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In This Report, You’ll Learn
How health foundations engage their local communities.
If these foundations are prepared for leadership changes.
Steps health foundations are taking to ensure ethical behavior.
Basic stats on the 185 foundations created by health care conversions.
This report provides an update on health foundations created by health care conversions. It shares new information on how these foundations plan for the future, institute governance policies and interact with their communities.
Table of Contents
Wanted: An in-depth look at how health care conversion foundations operate and engage the communities they serve
Grantmakers in Health (GIH) has identified 185 health care conversion foundations, which held combined assets of about $21.5 billion in 2006. For this report, GIH asked officials from these foundations to answer 67 questions about how they set priorities, how they are planning for the future and what they’re doing to promote ethical, accountable behavior. More than 100 foundations participated in the survey.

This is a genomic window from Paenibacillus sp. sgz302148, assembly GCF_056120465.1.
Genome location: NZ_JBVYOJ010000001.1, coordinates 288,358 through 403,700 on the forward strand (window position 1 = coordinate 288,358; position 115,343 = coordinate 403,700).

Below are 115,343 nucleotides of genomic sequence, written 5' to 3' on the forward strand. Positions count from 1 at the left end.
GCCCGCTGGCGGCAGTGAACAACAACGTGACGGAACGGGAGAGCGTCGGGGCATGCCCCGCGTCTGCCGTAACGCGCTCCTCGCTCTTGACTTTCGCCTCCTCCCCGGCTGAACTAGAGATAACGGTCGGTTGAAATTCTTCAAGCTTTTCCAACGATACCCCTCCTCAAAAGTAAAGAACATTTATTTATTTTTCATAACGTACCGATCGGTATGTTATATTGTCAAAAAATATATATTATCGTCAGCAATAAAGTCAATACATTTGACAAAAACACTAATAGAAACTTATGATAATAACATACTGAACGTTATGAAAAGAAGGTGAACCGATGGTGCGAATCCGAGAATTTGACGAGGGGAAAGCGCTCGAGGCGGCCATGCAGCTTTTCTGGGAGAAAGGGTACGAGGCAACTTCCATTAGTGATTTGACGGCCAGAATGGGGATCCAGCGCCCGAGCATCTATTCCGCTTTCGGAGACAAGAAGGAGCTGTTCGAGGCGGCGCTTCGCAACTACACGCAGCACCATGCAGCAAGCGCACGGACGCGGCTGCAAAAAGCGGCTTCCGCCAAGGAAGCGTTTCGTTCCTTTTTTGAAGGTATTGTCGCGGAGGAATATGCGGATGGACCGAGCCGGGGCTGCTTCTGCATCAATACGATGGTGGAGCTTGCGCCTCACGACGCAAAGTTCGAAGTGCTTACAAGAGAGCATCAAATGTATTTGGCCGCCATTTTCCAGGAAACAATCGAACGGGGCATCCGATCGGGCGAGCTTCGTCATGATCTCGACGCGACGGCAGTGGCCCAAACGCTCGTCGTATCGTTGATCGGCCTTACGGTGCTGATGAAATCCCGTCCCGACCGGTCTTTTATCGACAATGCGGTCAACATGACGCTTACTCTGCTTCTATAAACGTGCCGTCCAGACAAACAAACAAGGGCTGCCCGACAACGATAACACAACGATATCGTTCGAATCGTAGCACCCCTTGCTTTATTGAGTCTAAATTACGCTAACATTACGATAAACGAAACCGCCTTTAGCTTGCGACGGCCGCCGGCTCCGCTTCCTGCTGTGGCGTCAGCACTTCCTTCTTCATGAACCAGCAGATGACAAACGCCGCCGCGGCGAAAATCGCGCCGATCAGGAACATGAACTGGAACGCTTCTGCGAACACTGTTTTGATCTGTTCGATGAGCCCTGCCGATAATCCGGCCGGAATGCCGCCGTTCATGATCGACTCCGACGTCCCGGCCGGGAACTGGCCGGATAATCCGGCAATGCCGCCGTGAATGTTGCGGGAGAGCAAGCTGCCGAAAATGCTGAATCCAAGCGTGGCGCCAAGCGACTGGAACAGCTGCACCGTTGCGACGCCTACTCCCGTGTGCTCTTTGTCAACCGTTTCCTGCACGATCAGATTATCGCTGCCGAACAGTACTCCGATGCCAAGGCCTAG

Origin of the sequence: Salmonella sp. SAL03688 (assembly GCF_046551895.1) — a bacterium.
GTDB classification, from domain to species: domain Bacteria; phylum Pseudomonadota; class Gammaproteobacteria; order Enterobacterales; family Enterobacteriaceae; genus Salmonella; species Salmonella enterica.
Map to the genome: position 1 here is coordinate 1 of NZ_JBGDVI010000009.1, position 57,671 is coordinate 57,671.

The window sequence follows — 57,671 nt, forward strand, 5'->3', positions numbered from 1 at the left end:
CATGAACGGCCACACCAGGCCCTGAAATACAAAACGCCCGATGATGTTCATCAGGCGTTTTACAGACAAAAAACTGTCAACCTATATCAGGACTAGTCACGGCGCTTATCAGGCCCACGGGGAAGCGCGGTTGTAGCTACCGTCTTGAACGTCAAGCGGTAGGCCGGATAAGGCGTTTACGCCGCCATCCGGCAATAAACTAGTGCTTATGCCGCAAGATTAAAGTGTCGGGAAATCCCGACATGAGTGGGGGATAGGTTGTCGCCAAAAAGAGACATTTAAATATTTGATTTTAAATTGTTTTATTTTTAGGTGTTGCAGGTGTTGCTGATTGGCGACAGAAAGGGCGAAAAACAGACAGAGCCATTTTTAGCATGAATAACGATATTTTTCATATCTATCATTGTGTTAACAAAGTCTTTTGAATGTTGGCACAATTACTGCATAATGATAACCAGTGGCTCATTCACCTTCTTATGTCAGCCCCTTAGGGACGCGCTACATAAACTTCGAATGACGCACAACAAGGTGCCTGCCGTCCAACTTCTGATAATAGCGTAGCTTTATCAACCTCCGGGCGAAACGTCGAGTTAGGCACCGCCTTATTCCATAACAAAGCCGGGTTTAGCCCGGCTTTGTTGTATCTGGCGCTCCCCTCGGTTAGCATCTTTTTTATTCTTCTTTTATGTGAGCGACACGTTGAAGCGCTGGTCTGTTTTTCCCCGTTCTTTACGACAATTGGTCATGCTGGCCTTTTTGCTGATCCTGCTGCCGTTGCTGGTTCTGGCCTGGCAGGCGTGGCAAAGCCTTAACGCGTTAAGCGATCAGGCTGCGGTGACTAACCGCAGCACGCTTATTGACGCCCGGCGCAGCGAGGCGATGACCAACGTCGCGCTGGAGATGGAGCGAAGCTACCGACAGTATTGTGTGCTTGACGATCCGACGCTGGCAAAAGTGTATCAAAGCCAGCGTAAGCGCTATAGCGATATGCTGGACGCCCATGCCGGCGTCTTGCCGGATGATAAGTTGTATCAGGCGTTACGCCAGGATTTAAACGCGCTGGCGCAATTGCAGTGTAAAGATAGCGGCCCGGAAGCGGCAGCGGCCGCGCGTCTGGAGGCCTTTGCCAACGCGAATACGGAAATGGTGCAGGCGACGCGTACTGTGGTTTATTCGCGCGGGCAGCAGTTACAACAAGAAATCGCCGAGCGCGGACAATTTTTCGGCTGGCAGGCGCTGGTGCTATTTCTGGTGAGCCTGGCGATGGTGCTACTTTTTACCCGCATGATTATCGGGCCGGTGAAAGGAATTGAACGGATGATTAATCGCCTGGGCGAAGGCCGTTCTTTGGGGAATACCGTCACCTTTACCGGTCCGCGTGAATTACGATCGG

Findings & Stats
Just over half of responding foundations have a policy for whistleblower protection.
75% of respondents report a moderate to high level of regular community involvement in their foundation’s program planning and priority setting.
More than 50% of responding foundations expect a leadership change in the next decade, yet just 21% have a written succession plan in place.
Statements & Quotations
Foundations created by health care conversions are actively soliciting information about community health and are shaping their work based on what they find.
Conversion foundations can be expected to continue to be a vital force in health philanthropy and will continue to make important contributions to the health of the people and communities they serve.
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